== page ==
Information Technology and the Corporation of the 1990s: Research Studies

Hardcover | January 1, 1994

EditorThomas J. Allen, Michael S. Scott Morton

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One of the most pathbreaking and influential business books of the 1990s is The Corporation of the 1990s by Michael Scott Morton. Its expert view of how information technology would influence organizations and their ability to survive and prosper in the 1990s has become the benchmark ofthinking about information technology. Now, in a supporting companion volume, Information Technology and the Corporation of the 1990s makes available the research on which The Corporation of the 1990s was based. The research was conducted at the Sloan School of Management at MIT by the Management inthe 1990s program. The program was funded by a group of 12 industrial and government sponsors from the United States and Britain which included American Express, Digital Equipment Corporation, Eastman Kodak, British Petroleum, MCI Communications, General Motors, U.S. Army, ICL Ltd., Internal RevenueService, Ernst and Young, BellSouth, and CIGNA Corporation. Information Technology and the Corporation of the 1990s aims to disseminate ideas on how organizations can manage the impact of information technology, and also to raise issues and stimulate further thought by both academics and professionals. The book is divided into three sections which cover theinformation technology revolution, strategic options, and organization and management responses. It incorporates the work of many important scholars including Charles Jonscher, Michael J. Piore, Thomas W. Malone. JoAnne Yates, Robert I. Benjamin, Gary W. Loveman, Eric von Hippel, Edgar H. Schein,Stanley M. Besen, Garth Saloner, N. Venkatraman, Akbar Zaheer, John C. Henderson, Jay C. Cooprider, Kevin Crowston, Jeongsuk Koh, Gordon Walker, Laura Poppo, John S. Carroll, Constance Perin, Brian T. Pentland, John Chalykoff, Lotte Bailyn, D. Eleanor Westney, Sumantra Ghoshal, John D.C. Little,Thomas J. Allen, Oscar Hauptman, Lisa M. Lynch, Paul Osterman, Thomas A. Kochan, and John Paul MacDuffie.

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One of the most pathbreaking and influential business books of the 1990s is The Corporation of the 1990s by Michael Scott Morton. Its expert view of how information technology would influence organizations and their ability to survive and prosper in the 1990s has become the benchmark ofthinking about information technology. Now, in a s...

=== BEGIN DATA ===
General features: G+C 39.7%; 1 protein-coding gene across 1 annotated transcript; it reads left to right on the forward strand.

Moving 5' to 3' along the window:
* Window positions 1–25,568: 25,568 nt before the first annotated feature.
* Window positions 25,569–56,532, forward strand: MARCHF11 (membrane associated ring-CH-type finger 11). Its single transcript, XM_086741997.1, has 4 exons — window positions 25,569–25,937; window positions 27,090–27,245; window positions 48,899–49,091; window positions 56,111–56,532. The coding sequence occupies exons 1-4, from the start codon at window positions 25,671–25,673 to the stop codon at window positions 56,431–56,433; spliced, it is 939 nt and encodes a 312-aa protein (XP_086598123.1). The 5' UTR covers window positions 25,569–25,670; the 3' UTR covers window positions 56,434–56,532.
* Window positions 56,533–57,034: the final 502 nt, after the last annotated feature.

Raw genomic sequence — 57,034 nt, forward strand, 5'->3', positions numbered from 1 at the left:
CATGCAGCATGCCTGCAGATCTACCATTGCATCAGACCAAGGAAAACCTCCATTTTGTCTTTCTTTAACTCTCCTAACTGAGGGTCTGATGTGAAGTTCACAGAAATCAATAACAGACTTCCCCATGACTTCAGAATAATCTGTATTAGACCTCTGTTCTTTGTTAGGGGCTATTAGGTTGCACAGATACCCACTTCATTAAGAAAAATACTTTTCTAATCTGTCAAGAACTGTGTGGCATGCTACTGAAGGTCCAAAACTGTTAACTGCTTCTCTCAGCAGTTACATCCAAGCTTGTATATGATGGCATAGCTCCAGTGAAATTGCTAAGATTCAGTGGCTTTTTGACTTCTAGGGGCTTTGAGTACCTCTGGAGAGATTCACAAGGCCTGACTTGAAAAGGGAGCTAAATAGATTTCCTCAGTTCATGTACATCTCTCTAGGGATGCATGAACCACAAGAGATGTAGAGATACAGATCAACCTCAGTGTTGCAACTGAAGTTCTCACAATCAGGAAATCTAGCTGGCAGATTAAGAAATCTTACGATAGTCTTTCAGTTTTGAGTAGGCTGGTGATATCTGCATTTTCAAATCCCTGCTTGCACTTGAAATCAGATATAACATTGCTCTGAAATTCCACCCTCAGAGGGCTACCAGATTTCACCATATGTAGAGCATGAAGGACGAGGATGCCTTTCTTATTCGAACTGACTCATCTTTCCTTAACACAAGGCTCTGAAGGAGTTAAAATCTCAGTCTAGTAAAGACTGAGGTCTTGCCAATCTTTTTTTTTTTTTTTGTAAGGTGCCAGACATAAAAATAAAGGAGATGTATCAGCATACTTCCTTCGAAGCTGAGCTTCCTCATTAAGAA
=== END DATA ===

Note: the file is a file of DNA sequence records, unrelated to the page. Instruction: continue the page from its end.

Thomas J. Allen and Michael Scott Morton are both Professors of Management at the Sloan School of Management, Massachusetts Institute of Technology.

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Format:HardcoverDimensions:544 pages, 9.57 × 6.5 × 1.54 inPublished:January 1, 1994Publisher:Oxford University Press

The following ISBNs are associated with this title:

ISBN - 10:0195068068

ISBN - 13:9780195068061

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Table of Contents

I. The Information Technology Revolution1. Charles Jonscher: An Economic Study of the Information Revolution2. Michael J. Piore: Corporate Reform in American Manufacturing and the Challenge to Economic Theory3. Thomas W. Malone, Joanne Yates, and Robert I. Benjamin: Electronic Markets and Electronic Hierarchies4. Gary W. Loveman: An Assesment of the Productivity Impact of Information Technologies5. Eric Von Hippel: Determining User Needs for Novel Information-based Products and Services6. Edgar H. Schein: Innovative Cultures and OrganizationsII. Strategic Options7. Stanley M. Besen and Garth Saloner: Compatibility Standards and the Market for Telecommunications Services8. N. Venkatraman and Akbar Zaheer: Electronic Integration and Strategic Advantage: A Quasi-Experimental Study in the Insurance Industry9. John C. Henderson and N. Venkatraman: Strategic Alignment: A Model for Organizational Transformation via Information Technology10. John C. Henderson and Jay C. Cooprider: Dimensions of IS Planning and Design Aids: A Functional Model of CASE Technology11. Kevin Crowston and Thomas W. Malone: Information Technology and Work Organization12. Jeongsuk Koh and N. Venkatraman: Joint Venture Formations and Stock Market Reactions: An Assessment in the Information Technology Sector13. Gordon Walker and Laura Poppo: Profit Centers, Single-Source Suppliers, and Transaction CostsIII. The Organization and Management Response14. Edgar H. Schein: The Role of the CEO in the Management of Change: The Case of Information Technology15. John S. Carroll and Constance Perin: How Expectations About Microcomputers Influence Their Organizational Consequences16. Brian T. Pentland: End User Computing in the Internal Revenue Service17. John Chalykoff and Thomas A. Kochan: Computer-aided Monitoring: Its Influence on Employee Job Satisfaction and Turnover18. Lotte Bailyn: Toward the Perfect Work Place? The Experience of Home-based Systems Developers19. D. Eleanor Westney and Sumantra Ghoshal: Building a Competitor Intelligence Organization: Adding Value in an Information Functin20. John D. C. Little: Information Technology in Marketing21. Thomas J. Allen and Oscar Hauptman: The Influence of Communication Technologies on Organizational Structure: A Conceptual Model for Future Research22. Lisa M. Lynch and Paul Osterman: Technological Innovation and Employment in Telecommunications23. Thomas A. Kochan, John Paul MacDuffie, and Paul Osterman: Employment Security at DEC: Sustaining Values amid Environmental ChangeContributorsIndex